Carol: Well my mom had passed away when I was much younger right. So and and she was really the only person that I really cared about you know, her pinion, right. And and in our culture it's Everything is based around honoring the family. So everything you said everything you did I mean the disapproving looks you would get if you dressed in appropriately and anyway and their id of inappropriate was just showing skit in anyway, right. And I grew up in California I was born in LOS Angeles would you expect you know, we're on like bikinis and tank tops and Cam souls and you know I mean we're young so it's, you don't even think about it, right. But it was just everything was about honoring the family And they wanted me. In a profession and it's kind of a stereotype, but you know, everybody in the Chinese culture it's either doctor lawyer write your child's either a doctor a lawyer and then everybody goes. Oh, my God and That's why I stated. To be a doctor I mean it took four years of Latin in in high. School did Language, right. But why did I do it because. Of med school. It helps right. Because of the the route the route language. Yeah And It it's So strange when your parent who's the one that's your driving force to you know being a profession that you're you wanna be in, but Not really sure. You you really just. Want acceptance and approval from them that's just a that's basic human nature. Everybody wants to be accepted and you know, have that feeling of approval? But. When she passed away I was just kind of like yeah, you know what? This is really not my dream. <unk> so yeah, the people that mattered in my life we're, no longer there Right. And my brother's younger than me. So really it I was the one that always set the example for him and he got to do whatever he wanted and here with me my whole life, you know being the perfect daughter I, just decided. Okay. Well at this point nobody. Around. Me you know in my family is is here to be disapproving. So let me just go do something I want to do. And that's what happened and it turned out to be truthfully in awakening No. And. It wasn't. Some like people always asked like okay. So how did you get into that? Why did you get into that I don't? Have a why I got into it I just. It was almost instinctual.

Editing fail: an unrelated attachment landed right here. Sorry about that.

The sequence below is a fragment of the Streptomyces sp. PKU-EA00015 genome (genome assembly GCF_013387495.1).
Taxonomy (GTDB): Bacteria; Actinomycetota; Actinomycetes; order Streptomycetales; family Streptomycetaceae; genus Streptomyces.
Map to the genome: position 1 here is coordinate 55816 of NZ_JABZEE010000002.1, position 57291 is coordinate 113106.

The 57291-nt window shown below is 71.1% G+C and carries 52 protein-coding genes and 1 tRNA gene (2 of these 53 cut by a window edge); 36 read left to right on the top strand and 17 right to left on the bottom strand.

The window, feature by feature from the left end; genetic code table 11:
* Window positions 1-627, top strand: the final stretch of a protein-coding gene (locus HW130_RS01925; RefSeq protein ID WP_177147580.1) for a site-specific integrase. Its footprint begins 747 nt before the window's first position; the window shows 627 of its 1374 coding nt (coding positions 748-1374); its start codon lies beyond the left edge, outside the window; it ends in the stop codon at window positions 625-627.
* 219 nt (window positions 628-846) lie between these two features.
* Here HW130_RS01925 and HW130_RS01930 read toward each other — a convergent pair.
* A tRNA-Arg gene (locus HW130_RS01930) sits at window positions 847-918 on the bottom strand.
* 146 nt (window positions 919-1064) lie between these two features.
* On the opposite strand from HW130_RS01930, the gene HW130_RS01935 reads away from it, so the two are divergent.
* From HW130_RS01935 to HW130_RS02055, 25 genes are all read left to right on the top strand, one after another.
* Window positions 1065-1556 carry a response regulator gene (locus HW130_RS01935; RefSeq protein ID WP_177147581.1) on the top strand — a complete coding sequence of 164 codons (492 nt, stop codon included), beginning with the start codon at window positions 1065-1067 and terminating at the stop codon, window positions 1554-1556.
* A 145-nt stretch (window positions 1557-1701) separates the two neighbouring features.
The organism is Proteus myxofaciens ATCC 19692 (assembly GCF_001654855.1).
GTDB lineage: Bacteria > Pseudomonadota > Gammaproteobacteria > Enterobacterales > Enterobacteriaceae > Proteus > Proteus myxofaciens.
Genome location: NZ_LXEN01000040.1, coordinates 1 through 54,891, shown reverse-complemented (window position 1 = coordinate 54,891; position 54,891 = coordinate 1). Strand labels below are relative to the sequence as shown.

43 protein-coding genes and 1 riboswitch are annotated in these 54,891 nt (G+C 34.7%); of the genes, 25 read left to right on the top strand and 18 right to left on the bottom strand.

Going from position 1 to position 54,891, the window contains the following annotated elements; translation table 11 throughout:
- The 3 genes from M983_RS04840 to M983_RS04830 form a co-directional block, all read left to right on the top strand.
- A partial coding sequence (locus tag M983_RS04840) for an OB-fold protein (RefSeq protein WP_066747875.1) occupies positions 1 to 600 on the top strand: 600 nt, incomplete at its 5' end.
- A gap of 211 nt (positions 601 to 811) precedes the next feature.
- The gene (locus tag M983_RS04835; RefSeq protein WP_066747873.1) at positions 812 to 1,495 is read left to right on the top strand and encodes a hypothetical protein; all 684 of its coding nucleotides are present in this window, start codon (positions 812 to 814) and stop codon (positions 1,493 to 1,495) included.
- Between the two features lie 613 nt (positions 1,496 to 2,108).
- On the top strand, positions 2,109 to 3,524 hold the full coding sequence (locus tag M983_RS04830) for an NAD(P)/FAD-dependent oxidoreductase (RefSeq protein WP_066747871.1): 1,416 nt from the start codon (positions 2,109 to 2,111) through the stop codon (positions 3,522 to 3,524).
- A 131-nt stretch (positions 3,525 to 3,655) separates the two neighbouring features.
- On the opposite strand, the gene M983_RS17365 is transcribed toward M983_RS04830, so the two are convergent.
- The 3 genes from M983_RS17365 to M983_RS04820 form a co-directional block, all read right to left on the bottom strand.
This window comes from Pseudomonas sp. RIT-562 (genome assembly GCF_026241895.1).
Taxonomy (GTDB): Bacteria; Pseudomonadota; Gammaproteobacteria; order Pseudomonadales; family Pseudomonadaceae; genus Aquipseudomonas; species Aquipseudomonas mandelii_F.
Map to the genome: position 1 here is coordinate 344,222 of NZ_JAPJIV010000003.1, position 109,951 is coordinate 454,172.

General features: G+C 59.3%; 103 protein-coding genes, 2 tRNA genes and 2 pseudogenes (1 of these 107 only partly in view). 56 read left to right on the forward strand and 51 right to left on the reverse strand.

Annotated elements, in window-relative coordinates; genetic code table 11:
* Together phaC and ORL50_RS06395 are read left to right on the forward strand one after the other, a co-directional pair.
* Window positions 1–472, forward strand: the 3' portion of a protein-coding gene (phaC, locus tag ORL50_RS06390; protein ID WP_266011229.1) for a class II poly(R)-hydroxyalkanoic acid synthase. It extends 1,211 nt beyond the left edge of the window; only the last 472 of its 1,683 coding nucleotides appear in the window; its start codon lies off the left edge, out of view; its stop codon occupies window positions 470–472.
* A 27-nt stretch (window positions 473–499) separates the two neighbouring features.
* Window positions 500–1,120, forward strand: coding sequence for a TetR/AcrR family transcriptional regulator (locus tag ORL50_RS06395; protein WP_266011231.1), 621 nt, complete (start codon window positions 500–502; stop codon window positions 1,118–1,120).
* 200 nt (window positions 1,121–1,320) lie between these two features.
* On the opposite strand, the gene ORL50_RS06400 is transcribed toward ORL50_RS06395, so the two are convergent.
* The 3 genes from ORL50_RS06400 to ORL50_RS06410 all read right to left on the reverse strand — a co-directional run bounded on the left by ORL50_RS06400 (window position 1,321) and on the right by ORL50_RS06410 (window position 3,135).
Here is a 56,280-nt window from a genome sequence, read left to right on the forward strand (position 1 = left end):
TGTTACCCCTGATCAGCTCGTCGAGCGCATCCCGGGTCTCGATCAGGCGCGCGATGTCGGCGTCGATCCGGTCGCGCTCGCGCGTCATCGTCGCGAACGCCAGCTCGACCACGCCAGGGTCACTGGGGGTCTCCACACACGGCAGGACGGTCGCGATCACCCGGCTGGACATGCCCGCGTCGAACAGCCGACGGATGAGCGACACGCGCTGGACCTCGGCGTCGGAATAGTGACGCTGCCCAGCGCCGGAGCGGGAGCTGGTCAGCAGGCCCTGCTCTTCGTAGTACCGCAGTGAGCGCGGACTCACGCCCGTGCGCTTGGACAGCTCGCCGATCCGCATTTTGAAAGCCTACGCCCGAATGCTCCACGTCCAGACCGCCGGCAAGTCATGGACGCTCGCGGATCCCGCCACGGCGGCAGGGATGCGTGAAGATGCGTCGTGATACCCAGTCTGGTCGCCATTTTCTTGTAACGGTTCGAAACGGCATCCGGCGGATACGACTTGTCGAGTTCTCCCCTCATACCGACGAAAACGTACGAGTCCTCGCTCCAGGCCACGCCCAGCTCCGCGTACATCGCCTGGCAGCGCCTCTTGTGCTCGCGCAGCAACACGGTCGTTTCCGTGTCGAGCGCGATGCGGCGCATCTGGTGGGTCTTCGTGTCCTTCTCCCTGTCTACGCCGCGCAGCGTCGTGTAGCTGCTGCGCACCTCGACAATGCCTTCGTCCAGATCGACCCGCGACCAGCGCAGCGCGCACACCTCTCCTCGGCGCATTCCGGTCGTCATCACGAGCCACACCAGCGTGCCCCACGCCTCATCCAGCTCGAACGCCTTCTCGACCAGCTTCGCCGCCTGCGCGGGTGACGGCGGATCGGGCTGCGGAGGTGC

Dr. Julie Ducharme: I really want to do. This who knew I was gonna be you know become so passionate about it and want to make a business out of It Yeah. Well and and I read in here that you you're <unk> the motor victims that you start partnering with some really. Big groups as well. What were some of those? Groups that you partnered. With. You mean um like other organizations and and coaches and yeah. Yeah. <unk> I as it's grown you know.